1. LOMR-OAS, or Letter of Map Amendment, Out As Shown – Typically used where a structure can be easily viewed as located outside the floodplain through use of aerial photos and simple contour maps. If the structure on a property fits the criteria, property owners can typically complete these on their own using these instructions:
  2. LOMR-F, or Letter of Map Revision Based on Fill – When more simple tactics such as the LOMA-OAS process is not or will not be successful, a LOMR-F is typically used when a survey is completed by a professional surveyor to demonstrate that the property is elevated above the 100 year floodplain. Typically to receive this approval, both the structure and the ground area 15-feet around the structure both need to be elevated above the 100 year flood elevation. Sometimes the survey will show the structure is not located above the floodplain, and a property owner needs too add fill surrounding the structure. In those cases, a follow up survey is needed to verify the work is complete and then the LOMR-F documentation can be submitted.
  3. CLOMR, or Conditional Letter of Map Revision – This document is used when a new structure is proposed on a property within the floodplain. The proposed plans illustrating the building elevation are submitted to FEMA for review and approval via a CLOMR before investment in the construction is made. Following construction and submittal of an asbuilt survey, FEMA then issues a LOMR or LOMR-F for the property.

Q: How do I complete my own LOMA-OAS?

A: Some properties may be able to secure a Letter of Map Amendment – Out as Shown (LOMA-OAS). These properties are typically ones where the structure on a property is clearly visible outside the floodplain on a map containing both an aerial photo and the floodplain. Property owners can typically complete this work on their own, using the DNR’s instructions:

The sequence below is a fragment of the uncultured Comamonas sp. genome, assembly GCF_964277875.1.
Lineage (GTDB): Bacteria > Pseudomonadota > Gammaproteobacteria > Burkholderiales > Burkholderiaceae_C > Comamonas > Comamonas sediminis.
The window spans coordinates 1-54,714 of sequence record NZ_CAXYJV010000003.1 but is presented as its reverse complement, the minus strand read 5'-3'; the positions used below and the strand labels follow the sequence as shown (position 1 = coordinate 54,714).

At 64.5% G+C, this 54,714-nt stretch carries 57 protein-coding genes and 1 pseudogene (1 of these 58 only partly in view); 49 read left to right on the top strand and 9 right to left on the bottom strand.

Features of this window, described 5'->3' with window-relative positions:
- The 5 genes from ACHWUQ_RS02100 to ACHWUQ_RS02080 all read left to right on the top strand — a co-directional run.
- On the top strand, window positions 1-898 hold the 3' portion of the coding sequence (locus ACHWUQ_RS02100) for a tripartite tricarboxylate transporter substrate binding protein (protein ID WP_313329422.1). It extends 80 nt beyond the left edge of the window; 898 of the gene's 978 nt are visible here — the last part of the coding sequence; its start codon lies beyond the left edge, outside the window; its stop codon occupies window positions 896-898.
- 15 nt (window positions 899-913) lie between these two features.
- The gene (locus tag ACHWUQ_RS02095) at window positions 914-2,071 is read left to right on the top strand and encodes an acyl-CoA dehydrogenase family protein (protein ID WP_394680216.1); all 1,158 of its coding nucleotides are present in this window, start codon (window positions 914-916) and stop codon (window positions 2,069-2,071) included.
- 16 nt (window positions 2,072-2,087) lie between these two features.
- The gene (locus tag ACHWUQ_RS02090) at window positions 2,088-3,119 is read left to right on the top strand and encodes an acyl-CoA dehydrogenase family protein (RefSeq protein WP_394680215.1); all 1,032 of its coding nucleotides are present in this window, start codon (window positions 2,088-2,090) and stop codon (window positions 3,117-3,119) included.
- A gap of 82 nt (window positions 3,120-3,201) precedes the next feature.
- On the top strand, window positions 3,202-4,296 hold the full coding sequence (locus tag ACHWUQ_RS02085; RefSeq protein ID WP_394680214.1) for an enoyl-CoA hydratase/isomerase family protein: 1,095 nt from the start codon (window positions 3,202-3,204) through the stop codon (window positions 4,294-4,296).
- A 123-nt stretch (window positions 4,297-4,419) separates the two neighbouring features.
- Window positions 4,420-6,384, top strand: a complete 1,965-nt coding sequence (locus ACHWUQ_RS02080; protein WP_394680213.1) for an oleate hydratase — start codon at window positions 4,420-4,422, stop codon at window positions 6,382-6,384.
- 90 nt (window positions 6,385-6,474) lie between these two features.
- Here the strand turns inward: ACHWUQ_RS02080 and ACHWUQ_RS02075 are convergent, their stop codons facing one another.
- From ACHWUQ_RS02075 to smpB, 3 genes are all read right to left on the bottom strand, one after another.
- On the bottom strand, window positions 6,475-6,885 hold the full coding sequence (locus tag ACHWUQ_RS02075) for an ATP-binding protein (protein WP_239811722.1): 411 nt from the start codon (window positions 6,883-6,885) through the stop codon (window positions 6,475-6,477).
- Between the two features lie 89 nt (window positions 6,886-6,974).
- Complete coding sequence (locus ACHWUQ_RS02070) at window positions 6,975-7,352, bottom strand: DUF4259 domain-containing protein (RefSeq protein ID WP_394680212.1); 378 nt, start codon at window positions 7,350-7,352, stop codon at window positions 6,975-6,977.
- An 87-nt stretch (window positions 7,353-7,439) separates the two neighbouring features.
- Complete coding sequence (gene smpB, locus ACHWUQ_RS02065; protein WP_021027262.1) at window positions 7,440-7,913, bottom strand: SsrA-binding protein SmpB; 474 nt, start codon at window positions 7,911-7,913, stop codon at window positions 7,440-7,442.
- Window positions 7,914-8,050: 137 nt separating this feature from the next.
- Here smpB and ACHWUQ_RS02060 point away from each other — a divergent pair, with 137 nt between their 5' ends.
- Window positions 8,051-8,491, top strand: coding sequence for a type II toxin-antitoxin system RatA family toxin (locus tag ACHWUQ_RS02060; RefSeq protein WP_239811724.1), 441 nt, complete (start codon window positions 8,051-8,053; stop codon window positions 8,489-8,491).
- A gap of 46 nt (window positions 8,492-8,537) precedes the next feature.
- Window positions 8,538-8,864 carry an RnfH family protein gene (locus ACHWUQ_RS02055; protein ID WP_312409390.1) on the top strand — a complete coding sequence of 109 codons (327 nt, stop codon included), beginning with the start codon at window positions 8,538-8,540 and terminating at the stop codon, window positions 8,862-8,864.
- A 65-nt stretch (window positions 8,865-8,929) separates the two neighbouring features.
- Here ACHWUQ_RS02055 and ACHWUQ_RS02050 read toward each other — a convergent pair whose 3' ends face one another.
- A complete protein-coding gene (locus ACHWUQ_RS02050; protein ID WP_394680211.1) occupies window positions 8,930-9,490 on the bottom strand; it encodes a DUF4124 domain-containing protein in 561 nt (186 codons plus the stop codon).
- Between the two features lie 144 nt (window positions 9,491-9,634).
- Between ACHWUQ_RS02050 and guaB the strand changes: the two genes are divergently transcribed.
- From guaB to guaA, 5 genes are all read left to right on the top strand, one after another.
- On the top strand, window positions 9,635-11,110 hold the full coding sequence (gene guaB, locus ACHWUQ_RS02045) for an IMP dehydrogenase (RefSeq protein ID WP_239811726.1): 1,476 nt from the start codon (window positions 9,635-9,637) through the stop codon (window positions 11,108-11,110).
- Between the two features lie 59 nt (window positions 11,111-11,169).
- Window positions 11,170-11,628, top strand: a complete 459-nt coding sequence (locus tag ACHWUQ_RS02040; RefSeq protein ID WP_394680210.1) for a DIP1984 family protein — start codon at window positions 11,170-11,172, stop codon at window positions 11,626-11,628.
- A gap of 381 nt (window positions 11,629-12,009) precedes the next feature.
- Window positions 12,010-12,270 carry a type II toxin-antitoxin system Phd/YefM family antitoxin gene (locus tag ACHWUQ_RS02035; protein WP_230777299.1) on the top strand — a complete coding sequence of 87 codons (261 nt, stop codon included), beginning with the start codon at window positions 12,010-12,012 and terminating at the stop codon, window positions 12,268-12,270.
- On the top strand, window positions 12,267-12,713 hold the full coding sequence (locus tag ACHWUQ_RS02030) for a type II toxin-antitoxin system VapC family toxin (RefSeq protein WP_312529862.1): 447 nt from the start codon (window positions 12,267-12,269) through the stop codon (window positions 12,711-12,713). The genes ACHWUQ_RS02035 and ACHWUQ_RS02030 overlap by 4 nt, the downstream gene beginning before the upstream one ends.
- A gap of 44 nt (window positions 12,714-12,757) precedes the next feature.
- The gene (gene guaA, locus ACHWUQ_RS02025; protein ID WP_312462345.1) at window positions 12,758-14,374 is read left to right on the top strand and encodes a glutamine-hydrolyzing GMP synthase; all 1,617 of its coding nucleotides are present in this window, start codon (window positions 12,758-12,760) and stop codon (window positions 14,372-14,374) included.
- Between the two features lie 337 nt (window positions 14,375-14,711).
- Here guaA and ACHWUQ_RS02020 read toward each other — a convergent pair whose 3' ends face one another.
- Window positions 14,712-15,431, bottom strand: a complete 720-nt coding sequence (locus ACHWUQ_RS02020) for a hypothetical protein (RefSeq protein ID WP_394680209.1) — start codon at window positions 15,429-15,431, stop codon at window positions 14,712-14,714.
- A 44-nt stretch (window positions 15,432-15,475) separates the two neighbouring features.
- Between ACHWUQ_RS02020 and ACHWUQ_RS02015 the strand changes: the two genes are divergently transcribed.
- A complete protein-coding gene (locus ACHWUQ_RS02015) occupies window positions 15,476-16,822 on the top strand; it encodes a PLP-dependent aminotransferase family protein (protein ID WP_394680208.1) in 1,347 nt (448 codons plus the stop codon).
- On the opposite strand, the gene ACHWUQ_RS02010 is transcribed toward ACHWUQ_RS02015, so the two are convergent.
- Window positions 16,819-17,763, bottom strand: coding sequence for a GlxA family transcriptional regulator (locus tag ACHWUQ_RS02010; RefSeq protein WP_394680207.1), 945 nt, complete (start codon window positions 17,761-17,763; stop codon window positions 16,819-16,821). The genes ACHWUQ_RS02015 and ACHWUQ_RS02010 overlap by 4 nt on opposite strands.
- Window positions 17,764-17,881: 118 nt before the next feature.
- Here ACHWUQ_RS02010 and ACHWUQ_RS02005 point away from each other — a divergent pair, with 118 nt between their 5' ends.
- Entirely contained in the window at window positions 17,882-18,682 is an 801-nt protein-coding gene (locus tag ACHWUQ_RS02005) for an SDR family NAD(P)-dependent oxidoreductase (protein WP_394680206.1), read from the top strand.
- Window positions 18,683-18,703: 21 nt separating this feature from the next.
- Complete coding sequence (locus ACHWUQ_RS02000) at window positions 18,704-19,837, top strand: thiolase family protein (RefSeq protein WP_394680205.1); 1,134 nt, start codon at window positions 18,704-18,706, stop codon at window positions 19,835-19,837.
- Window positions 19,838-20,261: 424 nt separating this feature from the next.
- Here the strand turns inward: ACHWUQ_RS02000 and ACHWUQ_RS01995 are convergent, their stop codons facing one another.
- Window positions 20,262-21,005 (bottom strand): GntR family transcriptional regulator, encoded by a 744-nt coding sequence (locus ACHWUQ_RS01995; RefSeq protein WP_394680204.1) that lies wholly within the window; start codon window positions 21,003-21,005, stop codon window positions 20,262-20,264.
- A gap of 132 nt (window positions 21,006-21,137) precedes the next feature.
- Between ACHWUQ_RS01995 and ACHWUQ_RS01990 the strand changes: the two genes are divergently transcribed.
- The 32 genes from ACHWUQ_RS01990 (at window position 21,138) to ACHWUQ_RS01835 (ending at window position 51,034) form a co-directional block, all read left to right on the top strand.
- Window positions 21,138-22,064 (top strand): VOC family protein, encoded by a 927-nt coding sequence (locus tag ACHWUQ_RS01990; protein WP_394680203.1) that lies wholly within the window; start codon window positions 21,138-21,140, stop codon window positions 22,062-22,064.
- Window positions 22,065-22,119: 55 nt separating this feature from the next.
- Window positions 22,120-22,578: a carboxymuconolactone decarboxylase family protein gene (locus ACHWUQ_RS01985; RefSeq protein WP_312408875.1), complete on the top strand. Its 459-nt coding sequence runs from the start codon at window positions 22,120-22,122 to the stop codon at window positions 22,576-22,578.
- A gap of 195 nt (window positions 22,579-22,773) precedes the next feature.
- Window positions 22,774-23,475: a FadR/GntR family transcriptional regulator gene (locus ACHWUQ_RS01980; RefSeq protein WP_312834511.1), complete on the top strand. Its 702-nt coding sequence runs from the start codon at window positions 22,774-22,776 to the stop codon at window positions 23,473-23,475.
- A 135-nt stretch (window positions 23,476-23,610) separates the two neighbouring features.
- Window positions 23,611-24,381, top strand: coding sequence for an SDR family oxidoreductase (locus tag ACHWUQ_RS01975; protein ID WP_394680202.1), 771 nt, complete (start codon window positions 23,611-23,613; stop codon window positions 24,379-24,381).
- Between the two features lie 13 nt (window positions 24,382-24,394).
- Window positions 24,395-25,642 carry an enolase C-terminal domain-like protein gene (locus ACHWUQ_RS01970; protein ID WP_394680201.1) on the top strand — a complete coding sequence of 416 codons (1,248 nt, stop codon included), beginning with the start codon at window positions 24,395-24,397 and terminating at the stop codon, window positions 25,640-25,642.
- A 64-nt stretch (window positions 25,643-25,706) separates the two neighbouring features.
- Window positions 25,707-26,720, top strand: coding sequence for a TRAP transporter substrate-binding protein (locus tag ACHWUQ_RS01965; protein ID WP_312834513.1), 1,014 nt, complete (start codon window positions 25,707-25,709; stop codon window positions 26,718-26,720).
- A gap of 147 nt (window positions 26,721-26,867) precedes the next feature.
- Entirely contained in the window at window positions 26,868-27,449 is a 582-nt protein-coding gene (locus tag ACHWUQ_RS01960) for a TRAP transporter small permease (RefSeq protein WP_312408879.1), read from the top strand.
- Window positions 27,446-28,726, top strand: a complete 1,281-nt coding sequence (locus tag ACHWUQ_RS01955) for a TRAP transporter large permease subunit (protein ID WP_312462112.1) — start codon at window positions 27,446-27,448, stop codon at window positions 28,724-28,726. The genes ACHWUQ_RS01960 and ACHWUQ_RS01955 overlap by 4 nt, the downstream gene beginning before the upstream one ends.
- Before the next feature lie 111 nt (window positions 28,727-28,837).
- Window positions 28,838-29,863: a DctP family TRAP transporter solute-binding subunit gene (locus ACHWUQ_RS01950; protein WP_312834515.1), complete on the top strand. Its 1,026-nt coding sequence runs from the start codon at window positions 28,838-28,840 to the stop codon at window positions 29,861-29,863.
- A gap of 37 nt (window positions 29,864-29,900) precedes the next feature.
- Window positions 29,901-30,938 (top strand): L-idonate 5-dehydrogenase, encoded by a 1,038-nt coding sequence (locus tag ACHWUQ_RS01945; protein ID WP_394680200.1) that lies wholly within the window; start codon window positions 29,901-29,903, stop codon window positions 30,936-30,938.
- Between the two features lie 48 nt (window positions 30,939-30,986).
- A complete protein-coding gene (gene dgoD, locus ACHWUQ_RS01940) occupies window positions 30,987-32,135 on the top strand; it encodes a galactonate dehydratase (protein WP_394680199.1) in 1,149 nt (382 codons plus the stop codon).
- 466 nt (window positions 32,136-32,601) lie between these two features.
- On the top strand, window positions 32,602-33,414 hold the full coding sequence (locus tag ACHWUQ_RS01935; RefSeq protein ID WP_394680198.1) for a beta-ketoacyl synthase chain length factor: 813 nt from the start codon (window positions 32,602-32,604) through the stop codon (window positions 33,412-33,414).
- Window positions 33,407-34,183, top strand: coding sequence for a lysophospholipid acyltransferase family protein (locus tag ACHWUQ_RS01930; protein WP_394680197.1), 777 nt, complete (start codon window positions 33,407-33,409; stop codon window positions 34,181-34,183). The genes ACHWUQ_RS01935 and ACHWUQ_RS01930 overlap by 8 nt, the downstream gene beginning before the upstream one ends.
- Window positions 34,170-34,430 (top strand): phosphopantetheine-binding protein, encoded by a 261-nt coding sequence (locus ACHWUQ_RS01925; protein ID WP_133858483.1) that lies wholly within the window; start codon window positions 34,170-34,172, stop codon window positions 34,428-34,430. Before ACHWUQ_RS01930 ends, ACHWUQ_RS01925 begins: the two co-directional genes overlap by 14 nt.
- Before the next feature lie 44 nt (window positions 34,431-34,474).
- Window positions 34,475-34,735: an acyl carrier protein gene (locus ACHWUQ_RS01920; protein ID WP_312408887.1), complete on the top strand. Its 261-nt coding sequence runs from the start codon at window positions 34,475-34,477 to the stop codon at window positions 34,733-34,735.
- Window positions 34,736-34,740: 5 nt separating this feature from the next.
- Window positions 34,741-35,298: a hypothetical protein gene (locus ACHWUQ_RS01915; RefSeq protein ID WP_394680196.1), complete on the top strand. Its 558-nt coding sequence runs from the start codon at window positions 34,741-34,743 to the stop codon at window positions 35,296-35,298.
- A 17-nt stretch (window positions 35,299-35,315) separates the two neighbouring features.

Q: What is an Elevation Certificate?

A: An Elevation Certificate (EC) is used to document the elevation of a structure relative to the 100 year base flood elevation. In the downtown/lowertown areas of the City of Jordan where structures were built long before flood maps were first published in 1982, EC’s are used to provide FEMA with documentation so the flood risk can be more accurately quantified. Without an EC submitted for a structure built before 1982, FEMA and lenders effectively assume that structures within the floodplain will be submerged by 3 feet or more of floodwater during a 100 year event, and flood insurance premiums are calculated accordingly. Most structures within the floodplain in Jordan are not estimated to be at that great of depth, though. Therefore, producing elevation certificate can demonstrate a reduced risk to FEMA for most lowertown Jordan properties and reduce flood insurance premiums accordingly from what would otherwise be due.

Q: My neighbor’s house is at about the same elevation as mine, maybe even lower than mine and they are participating in the City’s program to hopefully have their house removed from the floodplain. If FEMA removes their house from the floodplain, will mine be removed too? Or do I need to participate in the program as well?

A: The City’s program involves completed survey efforts and producing documentation specific to each property for FEMA. This documentation is property specific and reviewed by FEMA on a property-by-property basis for those properties listed in the submitted documentation. Each property needs to participate if they wish to receive benefits from the City’s program.

The program is being funded by the benefitting property owners on a cost scale that is ‘sliding’ based on the number of properties participating. In general, the more properties that participate, the lower the individual cost for each participating property. In addition to the City’s desire to help each property owner individually, the City is hopeful more property owners choose to participate to lower the cost for themselves and their neighbors.

Q: I’m a renter of a property in the floodplain. If my landlord purchases flood insurance, are my belongings covered by the policy?

A: While your landlord may have flood insurance to cover the building you live in, their insurance will not cover a renter’s personal belongings. FEMA has created a flyer dedicated to this subject:


Mike Waltman, City Engineer, (952) 890-0509,

Roberta Cronquist, MS, PE, CFM, Program Administrator, 952-890-0509 x3095,